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2016-17 Fantasy Winger Primer: Who moved, and who benefits?

Codie McLachlan / Getty Images Sport / Getty

Wingers can be affected by a change of teams more than players at any other position. With the exception of the elite tier of wingers, they usually tend to rely on their center to aid their own production. Here's a look at wingers who have moved either in or out of marquee offensive situations:

Who moved: Taylor Hall, from Edmonton Oilers to New Jersey Devils
Others affected: Michael Cammalleri, Kyle Palmieri

The Devils made a drastic move to add some offense after tallying a league-low 2.22 goals per game last season. They found their man in Hall, who registered 26 goals and 65 points last season while taking 286 shots on goal.

While he should be a fairly safe bet to reproduce similar production should he remain healthy, even with a worse supporting cast than he had in Edmonton, the Devils' top two players from last season may suffer.

Palmieri and Cammalleri totaled 323 shots and 44 goals last season. Hall will improve the offense as a whole, but his production is likely to come at the expense of the other two wingers, as Hall eats into their ice time at 5v5 and on the power play.

A full breakdown of the trade can be found here.

Who moved: Milan Lucic, from Los Angeles Kings to Oilers
Others affected: Connor McDavid, Anze Kopitar

While Lucic isn't the same type of player on the offensive end as Hall, he is coming off his fourth career 20-goal season. He has never approached 200 SOG in a season, and he took just 124 in 81 games last season. His style of game should allow McDavid to take on more of the offensive load himself, and he could approach 40 goals in his sophomore season.

In Los Angeles, Kopitar may suffer slightly, with either Teddy Purcell or Dwight King expected to fill Lucic's vacated spot on the top line.

A full breakdown of the Oilers' acquisition can be found here.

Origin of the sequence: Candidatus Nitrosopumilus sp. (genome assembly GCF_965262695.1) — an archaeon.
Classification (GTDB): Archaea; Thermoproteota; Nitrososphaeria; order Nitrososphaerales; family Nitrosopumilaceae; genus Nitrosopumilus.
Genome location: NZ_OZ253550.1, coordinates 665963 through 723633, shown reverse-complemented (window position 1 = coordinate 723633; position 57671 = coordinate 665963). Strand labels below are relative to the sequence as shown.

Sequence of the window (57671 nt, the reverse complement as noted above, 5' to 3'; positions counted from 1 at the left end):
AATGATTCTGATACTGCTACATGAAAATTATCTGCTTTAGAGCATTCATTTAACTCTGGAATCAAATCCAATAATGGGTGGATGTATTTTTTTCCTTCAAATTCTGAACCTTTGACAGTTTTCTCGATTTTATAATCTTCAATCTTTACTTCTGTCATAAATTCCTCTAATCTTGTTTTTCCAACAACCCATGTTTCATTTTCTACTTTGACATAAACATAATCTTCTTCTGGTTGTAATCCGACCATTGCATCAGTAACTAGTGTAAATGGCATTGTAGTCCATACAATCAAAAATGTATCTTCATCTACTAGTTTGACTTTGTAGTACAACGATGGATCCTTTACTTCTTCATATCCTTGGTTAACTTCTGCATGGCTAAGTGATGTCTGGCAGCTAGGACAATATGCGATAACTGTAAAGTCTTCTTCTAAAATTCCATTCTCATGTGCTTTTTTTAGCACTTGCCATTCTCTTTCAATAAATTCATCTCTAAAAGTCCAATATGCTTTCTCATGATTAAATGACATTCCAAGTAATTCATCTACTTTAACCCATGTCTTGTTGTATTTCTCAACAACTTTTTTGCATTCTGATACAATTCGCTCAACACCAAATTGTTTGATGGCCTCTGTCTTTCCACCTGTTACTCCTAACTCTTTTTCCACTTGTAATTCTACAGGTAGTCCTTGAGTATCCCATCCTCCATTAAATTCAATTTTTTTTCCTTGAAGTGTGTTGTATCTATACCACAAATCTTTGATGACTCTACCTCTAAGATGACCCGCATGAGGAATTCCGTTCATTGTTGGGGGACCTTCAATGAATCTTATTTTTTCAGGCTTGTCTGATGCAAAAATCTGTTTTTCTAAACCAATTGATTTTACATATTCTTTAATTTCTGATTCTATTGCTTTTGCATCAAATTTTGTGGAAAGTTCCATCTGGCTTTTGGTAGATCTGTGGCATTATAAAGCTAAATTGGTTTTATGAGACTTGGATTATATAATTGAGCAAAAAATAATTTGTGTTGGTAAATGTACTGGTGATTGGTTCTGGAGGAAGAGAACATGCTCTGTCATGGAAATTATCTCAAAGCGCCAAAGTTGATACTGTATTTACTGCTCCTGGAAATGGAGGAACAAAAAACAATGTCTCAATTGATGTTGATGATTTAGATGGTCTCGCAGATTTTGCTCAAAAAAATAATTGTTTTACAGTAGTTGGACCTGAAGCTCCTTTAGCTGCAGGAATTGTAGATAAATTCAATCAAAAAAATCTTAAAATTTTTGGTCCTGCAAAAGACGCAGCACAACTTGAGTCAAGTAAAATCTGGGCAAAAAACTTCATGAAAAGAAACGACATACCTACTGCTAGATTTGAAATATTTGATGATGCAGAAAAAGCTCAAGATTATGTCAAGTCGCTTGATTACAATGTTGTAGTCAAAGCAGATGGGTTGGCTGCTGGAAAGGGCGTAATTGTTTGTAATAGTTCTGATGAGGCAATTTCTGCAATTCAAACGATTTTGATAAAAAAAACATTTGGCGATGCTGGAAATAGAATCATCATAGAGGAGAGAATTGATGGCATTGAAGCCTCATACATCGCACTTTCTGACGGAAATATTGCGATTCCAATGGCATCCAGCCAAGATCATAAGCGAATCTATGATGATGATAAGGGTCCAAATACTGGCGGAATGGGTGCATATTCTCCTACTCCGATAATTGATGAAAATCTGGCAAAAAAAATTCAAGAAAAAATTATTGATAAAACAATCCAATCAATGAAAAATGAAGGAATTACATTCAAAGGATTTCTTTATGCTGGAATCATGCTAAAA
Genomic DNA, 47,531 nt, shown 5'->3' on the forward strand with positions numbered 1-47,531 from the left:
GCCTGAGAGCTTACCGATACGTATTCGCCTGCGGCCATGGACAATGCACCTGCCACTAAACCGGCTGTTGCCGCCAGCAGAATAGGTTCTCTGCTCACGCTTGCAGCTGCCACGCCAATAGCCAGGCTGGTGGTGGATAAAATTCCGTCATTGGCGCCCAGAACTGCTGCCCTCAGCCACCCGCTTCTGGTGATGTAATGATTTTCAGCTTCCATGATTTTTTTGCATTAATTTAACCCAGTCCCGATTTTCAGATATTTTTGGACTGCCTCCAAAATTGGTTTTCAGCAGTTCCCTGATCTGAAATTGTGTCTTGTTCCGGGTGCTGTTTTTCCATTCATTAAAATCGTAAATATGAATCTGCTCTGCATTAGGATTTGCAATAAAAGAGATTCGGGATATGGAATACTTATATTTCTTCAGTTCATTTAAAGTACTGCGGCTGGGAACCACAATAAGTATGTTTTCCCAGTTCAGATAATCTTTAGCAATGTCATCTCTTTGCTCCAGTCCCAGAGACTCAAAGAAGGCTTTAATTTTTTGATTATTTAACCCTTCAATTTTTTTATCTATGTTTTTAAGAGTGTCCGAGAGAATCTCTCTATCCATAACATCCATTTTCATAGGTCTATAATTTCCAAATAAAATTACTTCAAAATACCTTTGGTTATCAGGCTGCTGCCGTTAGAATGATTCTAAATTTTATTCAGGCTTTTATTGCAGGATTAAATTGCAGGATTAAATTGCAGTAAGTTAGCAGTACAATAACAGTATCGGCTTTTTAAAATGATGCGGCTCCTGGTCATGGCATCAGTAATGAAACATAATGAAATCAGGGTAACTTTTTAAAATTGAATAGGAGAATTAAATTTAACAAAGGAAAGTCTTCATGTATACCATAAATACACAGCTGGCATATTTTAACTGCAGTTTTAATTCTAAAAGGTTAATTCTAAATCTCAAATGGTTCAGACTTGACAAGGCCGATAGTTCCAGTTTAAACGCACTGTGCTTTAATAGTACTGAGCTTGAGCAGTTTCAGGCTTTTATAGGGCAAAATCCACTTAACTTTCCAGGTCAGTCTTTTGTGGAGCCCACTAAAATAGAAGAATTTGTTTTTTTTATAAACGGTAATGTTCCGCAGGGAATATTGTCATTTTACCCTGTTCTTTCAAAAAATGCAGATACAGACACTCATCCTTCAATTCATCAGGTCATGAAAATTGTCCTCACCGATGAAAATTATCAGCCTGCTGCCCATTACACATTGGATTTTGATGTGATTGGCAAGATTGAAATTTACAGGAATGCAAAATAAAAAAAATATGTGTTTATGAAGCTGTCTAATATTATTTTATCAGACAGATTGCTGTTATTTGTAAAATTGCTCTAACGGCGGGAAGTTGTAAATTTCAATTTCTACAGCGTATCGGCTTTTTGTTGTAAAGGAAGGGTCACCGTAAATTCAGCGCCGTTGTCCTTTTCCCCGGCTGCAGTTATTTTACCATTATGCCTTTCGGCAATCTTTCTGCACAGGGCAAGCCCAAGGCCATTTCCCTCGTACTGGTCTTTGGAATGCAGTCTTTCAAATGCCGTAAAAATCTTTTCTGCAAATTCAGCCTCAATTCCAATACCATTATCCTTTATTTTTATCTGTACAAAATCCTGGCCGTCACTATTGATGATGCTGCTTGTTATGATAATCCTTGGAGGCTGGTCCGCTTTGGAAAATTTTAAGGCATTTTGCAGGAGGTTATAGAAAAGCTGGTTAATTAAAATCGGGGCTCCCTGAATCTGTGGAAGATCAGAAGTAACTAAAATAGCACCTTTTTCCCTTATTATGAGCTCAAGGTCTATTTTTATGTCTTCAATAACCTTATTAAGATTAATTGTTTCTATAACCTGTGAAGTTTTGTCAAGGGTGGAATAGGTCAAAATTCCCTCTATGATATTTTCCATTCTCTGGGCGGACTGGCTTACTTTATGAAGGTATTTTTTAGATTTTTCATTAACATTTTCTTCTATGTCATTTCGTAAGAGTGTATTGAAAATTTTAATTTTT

Who moved: Kyle Okposo, from New York Islanders to Buffalo Sabres
Others affected: Matt Moulson, Jack Eichel, John Tavares

Okposo finished tied for 24th in NHL scoring last season, putting up 64 points in 79 games. He has left the comfort of Tavares' right wing, and he will instead by charged with aiding the sophomore, Eichel. Okposo should see time with the youngster at both 5v5 and the power play, with Sam Reinhart likely on the other side.

Should Okposo be reunited with Moulson on special teams, look for a bounce back from the latter; Moulson had never tallied fewer than 44 points in four full seasons in New York, and he's yet to top 41 points with the Sabres.

Who moved: Andrew Ladd, from Chicago Blackhawks to Islanders
Others affected: Ryan Strome

Ladd doesn't provide the upside of Okposo, but he is a steady point producer and could see a slight uptick thanks to the presence of Tavares. He has topped 20 goals in five consecutive seasons (excluding the lockout-shortened 2012-13).

The move does inhibit the production of Strome, who is likely to remain in a secondary role within the offense after putting up just 28 points last year.

Who moved: David Backes, from St. Louis Blues to Boston Bruins
Others affected: Patrice Bergeron, Robby Fabbri

Backes has left St. Louis, making the Blues Vladimir Tarasenko's team. While the move doesn't directly affect Tarasenko - he already ran the offense - playoff star Fabbri should see a full season on the second line at 5v5.

Backes will likely join Bergeron and W Brad Marchand on the top line, filling the role once held by Lucic. While Backes hasn't taken 200 shots since 2011-12, he'll serve as a net presence, and should easily hit 20 goals.

Who moved: Loui Eriksson, from Bruins to Vancouver Canucks
Others affected: Daniel and Henrik Sedin

Eriksson is expected to skate on the top line with the Sedin twins at 5v5. The stacked top line will expose Vancouver's lack of depth, but putting the three skilled Swedes together gives the Canucks a line to fear.

Eriksson's 30 goals last season were his second highest single-season total, but he never approached 70 points, after surpassing the mark three straight seasons with the Dallas Stars, prior to being a part of the Tyler Seguin trade.

The Sedins have been No. 1 and 2 in Canucks scoring every year since 2005-06, representing an ideal situation for Eriksson, even if he just sees PP time with them.

Who moved: Alexander Radulov, from KHL to Montreal Canadiens
Others affected: Tomas Plekanec

Here we go again. Radulov is back for his third NHL stint, with career totals of 47 goals and 102 points in 154 games with the Nashville Predators. His most recent trial lasted just nine regular-season and eight playoff games, in which he totaled four goals and 13 points. He has scored better than a point per game in each of his past seven KHL seasons. His talent is undeniable.

His fit in Montreal's system is far more questionable. Head coach Mich Therrien demands a defensive focus, something Radulov doesn't specialize in, nor should he necessarily. He plays best when allowed to be creative and focus on the offensive end. The move does allow Montreal to stack the top line with Ws Max Pacioretty and Brendan Gallagher with C Alex Galchenyuk.

Radulov provides Plekanec with an extremely talented winger on the second line.

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